The general consensus about the Spurs’ offseason, now that it seems essentially over, is that while it was a little boring, it went well. San Antonio needed shooting, big forwards, and more alternatives at the center spot and addressed all those issues. None of the additions are transformative, but they are pragmatic and sensible.
A more pessimistic read is possible, though. Essentially, the Spurs needed to make big moves to take a step forward and instead mostly tinkered by switching their veterans for others. They remain mediocre and flawed, but just in a new way. No one should get too much praise for basically making lateral moves.
Both perspectives are valid if we only focus on the immediate, but the long view elevates this offseason from merely fine to potentially very good because of how it set the franchise up for the big swing it will inevitably need to get back to relevancy. What the Spurs didn’t do — commit to a lot of long term salary and send out assets for marginal upgrades — is as important as what they did do.
It’s common knowledge that the Spurs have a lot of interesting pieces but need top tier talent. Because they have refused to outright tank, their chances to get their big star through the draft are low. There is elite talent outside of the top, but it’s simply harder to find a cornerstone the lower a team picks. San Antonio will continue to hope for the best when they select a prospect, but they’ll need a lot of luck to land their guy if they keep picking outside the top five. Fortunately, now they have given themselves two other ways to get the star that would make the roster they have been building make sense immediately: free agency and a trade.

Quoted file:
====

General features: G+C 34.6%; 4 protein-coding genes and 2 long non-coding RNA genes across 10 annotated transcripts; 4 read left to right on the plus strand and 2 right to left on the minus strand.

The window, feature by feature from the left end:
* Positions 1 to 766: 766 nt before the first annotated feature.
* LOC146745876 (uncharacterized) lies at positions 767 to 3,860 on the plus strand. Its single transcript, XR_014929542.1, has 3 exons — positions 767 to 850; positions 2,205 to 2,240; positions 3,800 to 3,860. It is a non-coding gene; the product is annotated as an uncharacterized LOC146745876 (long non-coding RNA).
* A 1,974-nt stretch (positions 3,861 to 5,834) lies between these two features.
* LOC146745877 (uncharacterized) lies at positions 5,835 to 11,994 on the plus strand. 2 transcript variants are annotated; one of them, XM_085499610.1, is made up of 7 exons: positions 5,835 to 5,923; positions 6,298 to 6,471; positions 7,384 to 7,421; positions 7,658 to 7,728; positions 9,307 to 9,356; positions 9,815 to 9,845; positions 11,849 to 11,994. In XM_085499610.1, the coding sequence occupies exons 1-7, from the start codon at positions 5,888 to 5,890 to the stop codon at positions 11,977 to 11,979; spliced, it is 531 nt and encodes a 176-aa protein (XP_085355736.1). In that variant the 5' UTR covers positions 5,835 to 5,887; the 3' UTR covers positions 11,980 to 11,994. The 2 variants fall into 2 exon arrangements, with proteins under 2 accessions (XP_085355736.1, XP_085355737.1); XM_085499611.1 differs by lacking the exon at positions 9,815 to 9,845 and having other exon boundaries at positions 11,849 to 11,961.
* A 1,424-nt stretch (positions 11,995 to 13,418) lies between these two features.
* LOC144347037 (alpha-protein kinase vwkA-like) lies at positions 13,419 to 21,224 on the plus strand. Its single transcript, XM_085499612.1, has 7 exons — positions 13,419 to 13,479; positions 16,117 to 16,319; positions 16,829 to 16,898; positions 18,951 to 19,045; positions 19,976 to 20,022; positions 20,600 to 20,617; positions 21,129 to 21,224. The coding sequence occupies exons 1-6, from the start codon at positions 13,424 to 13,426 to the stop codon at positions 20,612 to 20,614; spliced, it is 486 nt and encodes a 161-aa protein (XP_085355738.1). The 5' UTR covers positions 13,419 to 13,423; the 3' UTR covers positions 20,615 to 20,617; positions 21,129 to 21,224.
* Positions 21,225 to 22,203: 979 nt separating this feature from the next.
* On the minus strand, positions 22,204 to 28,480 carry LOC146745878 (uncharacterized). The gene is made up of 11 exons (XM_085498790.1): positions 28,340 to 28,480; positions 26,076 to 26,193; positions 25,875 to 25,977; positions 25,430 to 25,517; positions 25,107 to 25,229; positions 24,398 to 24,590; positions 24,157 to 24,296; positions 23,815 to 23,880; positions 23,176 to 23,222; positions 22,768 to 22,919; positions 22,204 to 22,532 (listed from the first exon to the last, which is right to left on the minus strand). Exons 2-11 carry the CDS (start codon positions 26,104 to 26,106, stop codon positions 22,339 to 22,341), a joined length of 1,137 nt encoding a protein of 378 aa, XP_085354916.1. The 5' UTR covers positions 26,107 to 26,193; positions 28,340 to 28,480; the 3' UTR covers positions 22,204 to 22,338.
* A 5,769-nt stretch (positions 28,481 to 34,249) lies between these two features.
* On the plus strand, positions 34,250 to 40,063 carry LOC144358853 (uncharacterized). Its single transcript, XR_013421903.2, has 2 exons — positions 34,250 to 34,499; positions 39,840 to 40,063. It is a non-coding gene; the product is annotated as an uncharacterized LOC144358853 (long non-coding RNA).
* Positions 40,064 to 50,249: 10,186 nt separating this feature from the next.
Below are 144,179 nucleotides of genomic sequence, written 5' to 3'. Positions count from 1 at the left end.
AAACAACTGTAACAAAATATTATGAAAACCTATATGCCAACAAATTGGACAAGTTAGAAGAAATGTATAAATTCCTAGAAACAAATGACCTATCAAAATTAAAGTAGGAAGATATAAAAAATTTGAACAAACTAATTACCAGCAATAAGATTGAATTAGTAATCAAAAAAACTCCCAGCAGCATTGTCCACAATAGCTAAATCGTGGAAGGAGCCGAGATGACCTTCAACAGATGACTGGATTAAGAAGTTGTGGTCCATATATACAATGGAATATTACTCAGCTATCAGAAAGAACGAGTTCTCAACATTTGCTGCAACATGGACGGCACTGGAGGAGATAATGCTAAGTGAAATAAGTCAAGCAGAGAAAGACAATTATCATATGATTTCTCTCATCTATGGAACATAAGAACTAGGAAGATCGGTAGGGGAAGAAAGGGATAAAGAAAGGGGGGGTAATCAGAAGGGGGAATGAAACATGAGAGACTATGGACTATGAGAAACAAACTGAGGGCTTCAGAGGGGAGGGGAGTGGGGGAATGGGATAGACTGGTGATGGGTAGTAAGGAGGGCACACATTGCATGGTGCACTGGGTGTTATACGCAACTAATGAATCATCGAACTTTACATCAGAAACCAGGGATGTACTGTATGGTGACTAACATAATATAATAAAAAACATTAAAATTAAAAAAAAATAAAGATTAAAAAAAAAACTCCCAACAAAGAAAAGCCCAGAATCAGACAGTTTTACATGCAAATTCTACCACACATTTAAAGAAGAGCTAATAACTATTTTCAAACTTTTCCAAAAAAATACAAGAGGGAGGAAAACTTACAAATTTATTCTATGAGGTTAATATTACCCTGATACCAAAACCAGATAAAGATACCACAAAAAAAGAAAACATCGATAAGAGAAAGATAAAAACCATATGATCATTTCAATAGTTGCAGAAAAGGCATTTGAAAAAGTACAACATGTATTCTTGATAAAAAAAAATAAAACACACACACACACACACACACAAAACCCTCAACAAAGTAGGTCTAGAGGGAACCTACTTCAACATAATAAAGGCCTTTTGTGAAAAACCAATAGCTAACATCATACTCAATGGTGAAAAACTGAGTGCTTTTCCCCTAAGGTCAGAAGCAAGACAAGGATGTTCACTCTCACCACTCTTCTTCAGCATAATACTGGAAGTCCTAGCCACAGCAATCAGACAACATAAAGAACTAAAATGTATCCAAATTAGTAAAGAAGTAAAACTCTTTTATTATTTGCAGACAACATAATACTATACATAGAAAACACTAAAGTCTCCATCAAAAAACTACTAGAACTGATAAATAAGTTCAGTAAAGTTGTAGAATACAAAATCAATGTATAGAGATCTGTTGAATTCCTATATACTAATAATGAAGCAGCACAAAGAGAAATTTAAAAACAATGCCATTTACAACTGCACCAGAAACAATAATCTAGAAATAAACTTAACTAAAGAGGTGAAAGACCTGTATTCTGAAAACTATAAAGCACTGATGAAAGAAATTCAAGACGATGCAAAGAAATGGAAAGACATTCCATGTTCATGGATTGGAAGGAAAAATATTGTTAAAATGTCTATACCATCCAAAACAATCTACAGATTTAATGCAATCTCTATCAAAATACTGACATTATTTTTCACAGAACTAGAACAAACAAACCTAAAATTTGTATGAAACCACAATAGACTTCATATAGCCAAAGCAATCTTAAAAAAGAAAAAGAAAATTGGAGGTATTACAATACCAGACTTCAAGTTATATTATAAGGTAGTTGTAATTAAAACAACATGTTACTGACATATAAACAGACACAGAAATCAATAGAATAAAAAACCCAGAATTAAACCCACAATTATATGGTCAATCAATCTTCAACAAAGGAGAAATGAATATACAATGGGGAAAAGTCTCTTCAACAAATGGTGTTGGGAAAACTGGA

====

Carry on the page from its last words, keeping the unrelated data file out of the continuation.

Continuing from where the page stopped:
The free agency option requires cap space. The Spurs, while addressing needs, made sure to retain a significant chunk for next offseason, and ways to carve out even more. The sign-and-trade transaction with the Bulls netted them two expiring contracts combining for $24 million, while the addition of Zach Collins on a partially guaranteed contract could allow them to shed an extra $3.6 million easily. Next offseason they will also have Jakob Poeltl, whose contract expires in 2022-23, as a perfect piece to send out if more room is needed. San Antonio should have enough space for a max contract and potentially two, if they make additional moves. To be fair, they had similar flexibility this summer, but no real targets, so it just made sense to delay big additions and be careful with their spending, which is exactly what they did.
Rolling over cap space while plugging holes is impressive enough, but the Spurs also improved on the war chest available for trades in the process. Along with the expiring contracts they got for DeRozan, the Spurs received extra draft capital. One of the players that came back, Thaddeus Young, could have resale value at the deadline. The Spurs also brought in veterans who mostly play off the ball to complement the play of the young guards, who could see their trade value rise significantly on a bigger role. Even the way the Zach Collins contract was structured makes it a potentially good trade asset, as it would make it easy to include it to match salaries but the team receiving him could instantly waive him to reduce their payroll. Despite not having any single elite asset, San Antonio has enough good ones of different kinds to put together a competitive package for a star.